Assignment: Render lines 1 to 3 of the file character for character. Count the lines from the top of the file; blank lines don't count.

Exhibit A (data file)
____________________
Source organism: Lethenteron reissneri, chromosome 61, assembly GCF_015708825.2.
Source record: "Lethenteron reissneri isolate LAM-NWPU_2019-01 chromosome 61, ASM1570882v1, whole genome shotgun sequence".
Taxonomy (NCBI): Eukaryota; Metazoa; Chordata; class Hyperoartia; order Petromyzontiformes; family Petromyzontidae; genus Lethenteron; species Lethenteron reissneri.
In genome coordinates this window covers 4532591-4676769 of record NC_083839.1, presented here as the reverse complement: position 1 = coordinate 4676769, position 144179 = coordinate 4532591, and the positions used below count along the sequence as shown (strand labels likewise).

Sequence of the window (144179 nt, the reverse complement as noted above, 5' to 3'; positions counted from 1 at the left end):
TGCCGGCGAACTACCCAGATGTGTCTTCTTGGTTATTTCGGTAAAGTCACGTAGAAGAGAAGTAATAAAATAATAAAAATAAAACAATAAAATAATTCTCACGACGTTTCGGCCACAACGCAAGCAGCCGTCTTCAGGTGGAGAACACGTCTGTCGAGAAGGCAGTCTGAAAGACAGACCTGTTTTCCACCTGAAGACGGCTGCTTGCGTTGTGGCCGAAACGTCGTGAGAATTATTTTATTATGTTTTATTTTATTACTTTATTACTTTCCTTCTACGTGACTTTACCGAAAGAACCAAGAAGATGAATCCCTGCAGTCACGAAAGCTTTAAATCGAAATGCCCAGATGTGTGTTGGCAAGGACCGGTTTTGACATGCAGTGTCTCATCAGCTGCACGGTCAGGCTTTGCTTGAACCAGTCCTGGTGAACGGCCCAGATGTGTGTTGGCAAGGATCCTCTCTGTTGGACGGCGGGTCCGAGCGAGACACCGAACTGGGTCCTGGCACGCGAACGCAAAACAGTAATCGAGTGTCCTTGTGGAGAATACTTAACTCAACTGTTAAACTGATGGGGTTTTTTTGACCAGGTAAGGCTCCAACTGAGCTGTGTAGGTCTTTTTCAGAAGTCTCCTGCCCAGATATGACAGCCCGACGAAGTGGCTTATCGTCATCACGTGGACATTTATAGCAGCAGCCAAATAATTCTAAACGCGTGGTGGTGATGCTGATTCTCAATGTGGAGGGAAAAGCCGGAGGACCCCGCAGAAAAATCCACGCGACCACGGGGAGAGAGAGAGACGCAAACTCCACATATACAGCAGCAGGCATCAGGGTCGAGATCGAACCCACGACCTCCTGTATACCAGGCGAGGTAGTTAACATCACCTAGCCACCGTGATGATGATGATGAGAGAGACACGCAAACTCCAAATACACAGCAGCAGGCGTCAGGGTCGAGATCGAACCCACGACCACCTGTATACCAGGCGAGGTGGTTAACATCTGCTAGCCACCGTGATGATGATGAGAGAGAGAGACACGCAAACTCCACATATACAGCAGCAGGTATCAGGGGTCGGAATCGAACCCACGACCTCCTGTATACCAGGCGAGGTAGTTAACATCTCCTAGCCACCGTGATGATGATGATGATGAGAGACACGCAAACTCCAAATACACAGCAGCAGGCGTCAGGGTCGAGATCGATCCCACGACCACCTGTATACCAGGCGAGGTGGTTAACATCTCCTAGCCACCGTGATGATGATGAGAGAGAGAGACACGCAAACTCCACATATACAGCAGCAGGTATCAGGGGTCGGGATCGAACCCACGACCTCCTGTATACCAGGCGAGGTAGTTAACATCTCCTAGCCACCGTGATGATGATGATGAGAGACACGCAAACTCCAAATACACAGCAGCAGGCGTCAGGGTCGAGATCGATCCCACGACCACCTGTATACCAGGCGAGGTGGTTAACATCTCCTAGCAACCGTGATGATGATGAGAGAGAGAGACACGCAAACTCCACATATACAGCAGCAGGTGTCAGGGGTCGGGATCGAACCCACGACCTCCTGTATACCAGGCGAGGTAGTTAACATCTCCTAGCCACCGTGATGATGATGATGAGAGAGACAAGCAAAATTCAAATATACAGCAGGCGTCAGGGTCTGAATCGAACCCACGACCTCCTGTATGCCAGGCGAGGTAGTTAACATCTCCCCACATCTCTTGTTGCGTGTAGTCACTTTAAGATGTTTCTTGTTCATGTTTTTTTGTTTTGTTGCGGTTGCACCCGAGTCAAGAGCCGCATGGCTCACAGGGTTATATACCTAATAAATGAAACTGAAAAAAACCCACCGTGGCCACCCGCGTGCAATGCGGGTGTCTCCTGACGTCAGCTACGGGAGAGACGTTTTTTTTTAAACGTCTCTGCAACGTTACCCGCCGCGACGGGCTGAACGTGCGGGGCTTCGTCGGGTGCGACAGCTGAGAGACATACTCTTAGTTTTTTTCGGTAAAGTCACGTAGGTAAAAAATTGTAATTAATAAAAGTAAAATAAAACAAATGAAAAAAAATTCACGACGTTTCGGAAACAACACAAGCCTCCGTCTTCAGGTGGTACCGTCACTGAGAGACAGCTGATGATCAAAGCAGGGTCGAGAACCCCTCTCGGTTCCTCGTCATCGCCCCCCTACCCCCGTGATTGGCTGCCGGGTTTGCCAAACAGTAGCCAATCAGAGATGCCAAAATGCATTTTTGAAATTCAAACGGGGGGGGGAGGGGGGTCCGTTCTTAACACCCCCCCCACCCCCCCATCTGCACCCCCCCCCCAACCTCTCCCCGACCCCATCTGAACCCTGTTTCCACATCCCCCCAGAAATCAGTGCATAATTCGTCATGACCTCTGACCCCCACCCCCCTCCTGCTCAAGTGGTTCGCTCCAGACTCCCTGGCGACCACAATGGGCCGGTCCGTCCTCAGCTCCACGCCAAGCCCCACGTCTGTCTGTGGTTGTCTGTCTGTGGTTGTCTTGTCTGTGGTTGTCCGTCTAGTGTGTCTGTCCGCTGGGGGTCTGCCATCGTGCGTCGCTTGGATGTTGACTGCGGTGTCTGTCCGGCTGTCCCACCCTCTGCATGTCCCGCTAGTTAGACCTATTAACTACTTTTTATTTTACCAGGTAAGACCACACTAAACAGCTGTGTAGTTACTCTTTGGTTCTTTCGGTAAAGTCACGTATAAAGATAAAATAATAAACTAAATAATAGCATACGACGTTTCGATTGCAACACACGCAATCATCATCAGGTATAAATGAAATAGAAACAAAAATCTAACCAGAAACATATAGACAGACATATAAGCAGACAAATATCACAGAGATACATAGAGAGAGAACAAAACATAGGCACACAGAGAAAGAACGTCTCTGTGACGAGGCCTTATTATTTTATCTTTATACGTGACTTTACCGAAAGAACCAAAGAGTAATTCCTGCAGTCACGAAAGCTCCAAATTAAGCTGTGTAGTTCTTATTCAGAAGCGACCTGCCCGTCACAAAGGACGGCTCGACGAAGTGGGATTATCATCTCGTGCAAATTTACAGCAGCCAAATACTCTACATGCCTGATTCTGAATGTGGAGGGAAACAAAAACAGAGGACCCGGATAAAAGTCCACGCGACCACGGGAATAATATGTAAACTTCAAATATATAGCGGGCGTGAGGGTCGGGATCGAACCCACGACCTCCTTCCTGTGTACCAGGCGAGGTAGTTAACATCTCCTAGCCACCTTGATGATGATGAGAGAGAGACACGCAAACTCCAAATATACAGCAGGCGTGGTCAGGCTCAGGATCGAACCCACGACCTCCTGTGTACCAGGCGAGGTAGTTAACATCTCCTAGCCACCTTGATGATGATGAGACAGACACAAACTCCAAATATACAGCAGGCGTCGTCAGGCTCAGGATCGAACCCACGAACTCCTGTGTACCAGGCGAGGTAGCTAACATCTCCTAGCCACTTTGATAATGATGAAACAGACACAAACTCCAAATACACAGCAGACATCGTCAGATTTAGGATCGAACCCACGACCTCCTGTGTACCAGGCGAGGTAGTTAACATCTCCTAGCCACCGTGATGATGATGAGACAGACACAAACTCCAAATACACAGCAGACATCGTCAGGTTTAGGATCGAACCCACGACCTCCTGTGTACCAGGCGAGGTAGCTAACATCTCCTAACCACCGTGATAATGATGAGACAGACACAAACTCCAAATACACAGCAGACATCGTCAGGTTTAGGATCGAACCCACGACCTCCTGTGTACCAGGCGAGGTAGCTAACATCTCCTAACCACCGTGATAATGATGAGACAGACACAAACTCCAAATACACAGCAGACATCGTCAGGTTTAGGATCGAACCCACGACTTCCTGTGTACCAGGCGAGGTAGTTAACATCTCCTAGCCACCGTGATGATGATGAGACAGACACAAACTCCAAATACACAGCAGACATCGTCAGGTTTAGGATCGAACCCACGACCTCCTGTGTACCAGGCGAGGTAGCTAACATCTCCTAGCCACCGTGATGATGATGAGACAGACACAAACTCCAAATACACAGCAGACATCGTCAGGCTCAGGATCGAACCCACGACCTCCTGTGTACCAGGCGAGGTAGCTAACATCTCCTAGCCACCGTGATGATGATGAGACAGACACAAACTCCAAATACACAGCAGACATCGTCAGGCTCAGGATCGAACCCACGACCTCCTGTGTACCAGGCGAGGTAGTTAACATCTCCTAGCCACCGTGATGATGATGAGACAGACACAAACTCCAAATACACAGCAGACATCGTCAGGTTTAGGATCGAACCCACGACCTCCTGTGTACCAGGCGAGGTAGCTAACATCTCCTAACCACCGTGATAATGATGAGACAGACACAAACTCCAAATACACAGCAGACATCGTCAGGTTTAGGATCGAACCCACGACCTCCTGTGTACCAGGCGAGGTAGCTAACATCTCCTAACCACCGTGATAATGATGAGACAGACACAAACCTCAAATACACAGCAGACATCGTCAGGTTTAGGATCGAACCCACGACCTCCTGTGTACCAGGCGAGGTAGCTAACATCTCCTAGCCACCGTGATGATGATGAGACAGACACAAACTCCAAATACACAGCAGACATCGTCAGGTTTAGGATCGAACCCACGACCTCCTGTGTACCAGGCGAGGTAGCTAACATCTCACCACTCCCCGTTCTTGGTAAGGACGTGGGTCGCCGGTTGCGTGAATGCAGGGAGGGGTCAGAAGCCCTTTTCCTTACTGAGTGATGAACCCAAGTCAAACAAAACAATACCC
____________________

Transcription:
Source organism: Lethenteron reissneri, chromosome 61, assembly GCF_015708825.2.
Source record: "Lethenteron reissneri isolate LAM-NWPU_2019-01 chromosome 61, ASM1570882v1, whole genome shotgun sequence".
Taxonomy (NCBI): Eukaryota; Metazoa; Chordata; class Hyperoartia; order Petromyzontiformes; family Petromyzontidae; genus Lethenteron; species Lethenteron reissneri.